We are also of the opinion that the burden of these costs and the expenditure of staff member time necessitated by the processing of bank account attachment writs received constitute an obstacle to the banks’ willingness to provide greater support to the “Giro accounts for all” movement. Issued by their state and country-wide associations, the position papers issued by Germany’s banks on “Giro accounts for all” indicate the banks’ readiness to further shoulder their social and political responsibilities. Although the conventional wisdom believes otherwise, and aside from a number of exceptions, all of Germany’s residents either have giro accounts, or can easily open them.

The Association regards the extending of responsibility or even a legal obligation to accept contracts as being highly and innately counterproductive. No such compulsory contracts will be required, should the legislators formulate the Act in a way making the attachment of bank accounts a ‘no net costs proposition’ for the banks.

Bavaria’s economics ministry: no legal requirements to provide compulsory contracts setting up “Giro accounts for all“

Banks are being heavily encumbered by so-called “costs of bureaucracy”. These arise from the large number of obligations existing to render information and reports and to register items and operations. Considerable expenditure is also incurred through the conducting of bank statement procurement procedures, through actions necessitated by the fight against money laundering, and through the processing of bank account attachments. The latter is increasing.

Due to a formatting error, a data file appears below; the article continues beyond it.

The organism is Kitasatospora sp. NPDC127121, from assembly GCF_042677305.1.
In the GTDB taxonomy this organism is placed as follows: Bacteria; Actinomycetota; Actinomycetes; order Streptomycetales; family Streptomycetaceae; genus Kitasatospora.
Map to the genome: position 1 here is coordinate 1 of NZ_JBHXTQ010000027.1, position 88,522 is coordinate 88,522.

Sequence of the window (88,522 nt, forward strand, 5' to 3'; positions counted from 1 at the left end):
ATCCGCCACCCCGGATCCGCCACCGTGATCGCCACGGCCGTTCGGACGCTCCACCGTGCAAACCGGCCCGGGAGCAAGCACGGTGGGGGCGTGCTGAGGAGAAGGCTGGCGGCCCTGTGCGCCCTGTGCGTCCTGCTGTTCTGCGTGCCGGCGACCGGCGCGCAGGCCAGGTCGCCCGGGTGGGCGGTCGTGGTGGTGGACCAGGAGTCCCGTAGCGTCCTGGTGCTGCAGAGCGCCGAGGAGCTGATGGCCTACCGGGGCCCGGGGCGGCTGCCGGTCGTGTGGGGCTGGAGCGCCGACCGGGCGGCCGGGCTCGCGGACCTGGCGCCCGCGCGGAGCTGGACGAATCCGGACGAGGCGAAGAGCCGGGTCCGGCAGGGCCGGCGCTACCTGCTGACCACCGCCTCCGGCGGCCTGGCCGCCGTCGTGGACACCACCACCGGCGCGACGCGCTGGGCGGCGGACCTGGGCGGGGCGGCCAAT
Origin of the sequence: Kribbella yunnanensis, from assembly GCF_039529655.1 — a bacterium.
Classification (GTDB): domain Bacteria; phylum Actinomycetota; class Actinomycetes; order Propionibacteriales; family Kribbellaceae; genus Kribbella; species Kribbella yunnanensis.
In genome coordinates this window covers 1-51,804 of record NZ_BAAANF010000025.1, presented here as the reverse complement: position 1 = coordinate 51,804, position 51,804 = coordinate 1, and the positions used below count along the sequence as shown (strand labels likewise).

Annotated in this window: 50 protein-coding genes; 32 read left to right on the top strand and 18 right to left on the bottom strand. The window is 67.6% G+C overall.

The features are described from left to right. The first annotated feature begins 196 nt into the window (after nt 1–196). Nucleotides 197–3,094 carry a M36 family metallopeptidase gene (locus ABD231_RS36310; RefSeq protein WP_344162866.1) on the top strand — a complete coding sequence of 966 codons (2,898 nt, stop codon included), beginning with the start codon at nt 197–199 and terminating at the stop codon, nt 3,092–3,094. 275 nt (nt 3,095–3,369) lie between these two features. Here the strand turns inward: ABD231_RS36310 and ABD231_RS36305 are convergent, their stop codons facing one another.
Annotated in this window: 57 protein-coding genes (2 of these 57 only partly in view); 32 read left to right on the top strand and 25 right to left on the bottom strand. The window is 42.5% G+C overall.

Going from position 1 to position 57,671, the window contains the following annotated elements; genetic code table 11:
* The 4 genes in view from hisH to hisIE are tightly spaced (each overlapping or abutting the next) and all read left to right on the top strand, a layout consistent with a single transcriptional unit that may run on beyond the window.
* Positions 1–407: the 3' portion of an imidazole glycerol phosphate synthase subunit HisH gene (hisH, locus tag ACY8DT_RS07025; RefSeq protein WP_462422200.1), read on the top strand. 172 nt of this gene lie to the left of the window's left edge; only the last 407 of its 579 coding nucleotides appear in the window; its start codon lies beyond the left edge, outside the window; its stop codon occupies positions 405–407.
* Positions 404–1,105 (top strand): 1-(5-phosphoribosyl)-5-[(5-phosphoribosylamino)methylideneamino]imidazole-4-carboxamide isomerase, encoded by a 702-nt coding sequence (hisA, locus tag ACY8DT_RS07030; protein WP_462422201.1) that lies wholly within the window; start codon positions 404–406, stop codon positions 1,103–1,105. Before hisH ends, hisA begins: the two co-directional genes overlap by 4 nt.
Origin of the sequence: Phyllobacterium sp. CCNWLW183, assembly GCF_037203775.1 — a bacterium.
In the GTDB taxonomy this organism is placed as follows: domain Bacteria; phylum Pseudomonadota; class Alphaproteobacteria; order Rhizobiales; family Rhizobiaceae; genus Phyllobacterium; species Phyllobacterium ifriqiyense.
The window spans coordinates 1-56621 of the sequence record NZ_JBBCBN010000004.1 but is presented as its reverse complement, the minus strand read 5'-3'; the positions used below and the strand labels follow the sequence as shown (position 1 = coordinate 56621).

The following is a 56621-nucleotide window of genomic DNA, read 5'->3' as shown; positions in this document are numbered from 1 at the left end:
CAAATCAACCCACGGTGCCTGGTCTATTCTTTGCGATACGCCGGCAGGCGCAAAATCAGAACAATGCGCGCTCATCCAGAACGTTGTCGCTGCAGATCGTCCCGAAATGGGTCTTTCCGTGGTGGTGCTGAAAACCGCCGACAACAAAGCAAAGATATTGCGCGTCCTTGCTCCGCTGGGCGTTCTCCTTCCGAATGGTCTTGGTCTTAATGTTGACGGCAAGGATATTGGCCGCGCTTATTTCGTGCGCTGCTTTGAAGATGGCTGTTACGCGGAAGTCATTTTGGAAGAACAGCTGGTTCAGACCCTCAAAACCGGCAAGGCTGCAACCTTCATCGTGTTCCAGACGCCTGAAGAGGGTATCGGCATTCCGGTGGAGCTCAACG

The banking associations which are members of Germany’s ZKA (Central Banking Committee) have voluntarily committed themselves to maintaining a Giro account for every single resident in the country, no matter what level of income he or she might have. These accounts permit customers to deposit funds. This commitment is associated with considerable cost-related risks, in view of the fact that such accounts are subject to attachment on a greater-than-average basis.

The fourth report issued by Germany’s government on the implementation of the recommendations made by ZKA in 1995 on the “Giro account for all” notes critically that a large number of socially-disadvantaged citizens were being denied such accounts. A number of parties began calling for the offering of such accounts to be compulsory on the part of the country’s banks.

Bavaria’s ministry for economic affairs, infrastructure, transport and technology (StMWIVT) has long been an advocate of a reduction of the costs incurred by banks when fulfilling responsibilities to the general public. This thrust is to be maintained in the reforming of the Judicial Procedures Act. A reduction of the costs incurred by banks in carrying out bank account attachments could well facilitate the setting up of “Giro accounts for all”. The ministry continues to reject the enactment of a legally-mandated obligation designed to assure the setting up of such accounts. The ministry does, however, expect the banks to take the commitment which they made in 1995 into greater account.